The anti-corruption campaign was supported by a Party Education Program (PEP) in 2012, the first of three such ideological education campaigns launched by Xi in his first term. The “Mass Line Program” targeted Party cadres in order to rectify behaviors like hedonism, superficial conformity, and inactiveness. The Politburo followed up with a directive called the “Eight Provisions” in December 2012 that set concrete regulations to instill discipline among party cadres: emphasizing regular inspection visits to the local level, prohibiting ribbon cutting and cornerstone laying ceremonies, reducing the number of foreign visits, reducing traffic controls when officials travel, and placing other budgetary restrictions on the use of public finance for business meals and government cars. These provisions essentially set the rules for acceptable behavior by CCP officials and thus have become the basis for launching investigations.
In operation for two years, the Mass Line Program was a populist measure emphasizing austerity that removed the perks associated with CCP positions. In the first year of the campaign, more than 30,000 party officials were investigated and 7,600 of them were sanctioned for violations of the Eight Provisions. The second and third ideological campaigns, the “Three Stricts” and “Two Studies” programs, were slightly different in emphasis, focusing on political discipline and protocols that ensure loyalty to the party center and Xi Jinping.
The “Three Stricts” campaign was focused on the ethical conduct of CCP officials, including offenses like ideological deviance, sedition, espionage, and treason. The concept of political protocols became popular between 2014 and 2016, with Xi urging officials to follow the unified party center and later prohibiting alliance-forming activity. One prominent example of prosecution for conducting unorganized political activity was the case against Ling Jihua, Hu Jintao’s former chief of staff, who was accused of organizing a factional group called the Xishan society. Similarly, nearly 300 members connected to Zhou Yongkang were questioned or detained in 2014, while other leaders within the Sichuan faction were investigated as well. Zhou himself was put on trial and imprisoned for life, both firsts for a former Politburo Standing Committee member.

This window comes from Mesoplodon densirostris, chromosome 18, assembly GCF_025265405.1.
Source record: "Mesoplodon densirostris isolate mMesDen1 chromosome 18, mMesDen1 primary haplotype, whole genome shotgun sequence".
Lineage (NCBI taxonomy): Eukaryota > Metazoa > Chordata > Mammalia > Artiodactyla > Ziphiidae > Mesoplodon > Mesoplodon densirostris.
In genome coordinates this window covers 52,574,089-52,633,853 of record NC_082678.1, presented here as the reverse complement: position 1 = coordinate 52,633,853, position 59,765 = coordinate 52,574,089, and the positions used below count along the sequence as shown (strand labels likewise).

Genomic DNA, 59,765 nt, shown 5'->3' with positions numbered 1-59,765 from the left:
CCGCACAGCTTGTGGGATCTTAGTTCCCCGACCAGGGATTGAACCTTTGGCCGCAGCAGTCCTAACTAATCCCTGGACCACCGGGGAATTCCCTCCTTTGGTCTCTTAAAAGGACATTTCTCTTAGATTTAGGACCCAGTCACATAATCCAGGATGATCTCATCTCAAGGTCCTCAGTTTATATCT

On the other hand, Hebei Party Secretary Zhou Benshun was charged for expressing a dissenting opinion on the Eight Provisions directive by the Politburo, defying the orders of the party center. Policing political discipline and loyalty to the party center – and later, Xi personally as the “core” leader – became the defining feature of the second wave of anti-corruption efforts. By 2017, 15,000 party members had received punishment for violations of CCP discipline, more than the number of officials punished during the Tiananmen purge of 1989-1992. Another highlight of the political discipline campaign was the expulsion of 63 military generals, the largest such anti-corruption effort targeting the military in China’s modern history.
The ideology campaign, which had morphed into a political discipline campaign, maintained its intensity until 2018, and then expanded its reach to include the private sector, which continues to this day. The campaigns have heavily relied on disciplinary mechanisms like the CCDI and Central Inspection Teams (CITs) while punishment is mostly carried out by CCP organizations and later handled by the state’s judicial bodies. The CCDI is now highly institutionalized; it tackles corruption and roots out cliques and individuals challenging the authority of the party core, Xi Jinping.
The scope of the anti-corruption campaign has expanded to countries outside China as well, as evidenced by Operation Fox Hunt and Operation Sky Net. In 2015, the Chinese government released a list of 100 most-wanted fugitives who had fled to foreign countries; by 2017, the anti-corruption organization had managed to bring back 40 individuals on the list.